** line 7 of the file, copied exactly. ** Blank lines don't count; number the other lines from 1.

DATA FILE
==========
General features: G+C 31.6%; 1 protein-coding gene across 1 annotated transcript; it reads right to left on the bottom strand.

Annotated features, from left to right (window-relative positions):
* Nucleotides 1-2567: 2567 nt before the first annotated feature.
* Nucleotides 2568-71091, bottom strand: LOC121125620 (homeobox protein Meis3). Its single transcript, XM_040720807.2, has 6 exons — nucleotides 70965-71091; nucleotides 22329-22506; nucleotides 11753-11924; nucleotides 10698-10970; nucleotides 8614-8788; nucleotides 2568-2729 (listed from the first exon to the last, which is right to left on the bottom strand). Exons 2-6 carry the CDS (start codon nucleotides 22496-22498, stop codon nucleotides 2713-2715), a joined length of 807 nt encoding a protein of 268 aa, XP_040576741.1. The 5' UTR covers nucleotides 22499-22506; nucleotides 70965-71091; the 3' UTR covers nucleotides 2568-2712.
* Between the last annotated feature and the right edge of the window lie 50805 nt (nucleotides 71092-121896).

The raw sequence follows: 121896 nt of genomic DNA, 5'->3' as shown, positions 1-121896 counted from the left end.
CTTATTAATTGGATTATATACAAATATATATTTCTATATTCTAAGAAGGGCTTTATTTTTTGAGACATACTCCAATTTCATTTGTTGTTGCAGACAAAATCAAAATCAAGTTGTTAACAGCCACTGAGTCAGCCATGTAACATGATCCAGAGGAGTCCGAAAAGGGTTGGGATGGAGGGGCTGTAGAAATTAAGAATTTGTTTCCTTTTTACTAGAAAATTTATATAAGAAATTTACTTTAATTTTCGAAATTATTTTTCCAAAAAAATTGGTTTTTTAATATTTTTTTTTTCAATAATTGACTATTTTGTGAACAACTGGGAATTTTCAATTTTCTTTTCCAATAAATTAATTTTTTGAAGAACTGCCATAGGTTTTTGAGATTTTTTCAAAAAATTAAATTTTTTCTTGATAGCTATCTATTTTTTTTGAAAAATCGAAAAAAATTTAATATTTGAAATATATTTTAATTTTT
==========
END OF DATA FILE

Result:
CTTATTAATTGGATTATATACAAATATATATTTCTATATTCTAAGAAGGGCTTTATTTTTTGAGACATACTCCAATTTCATTTGTTGTTGCAGACAAAATCAAAATCAAGTTGTTAACAGCCACTGAGTCAGCCATGTAACATGATCCAGAGGAGTCCGAAAAGGGTTGGGATGGAGGGGCTGTAGAAATTAAGAATTTGTTTCCTTTTTACTAGAAAATTTATATAAGAAATTTACTTTAATTTTCGAAATTATTTTTCCAAAAAAATTGGTTTTTTAATATTTTTTTTTTCAATAATTGACTATTTTGTGAACAACTGGGAATTTTCAATTTTCTTTTCCAATAAATTAATTTTTTGAAGAACTGCCATAGGTTTTTGAGATTTTTTCAAAAAATTAAATTTTTTCTTGATAGCTATCTATTTTTTTTGAAAAATCGAAAAAAATTTAATATTTGAAATATATTTTAATTTTT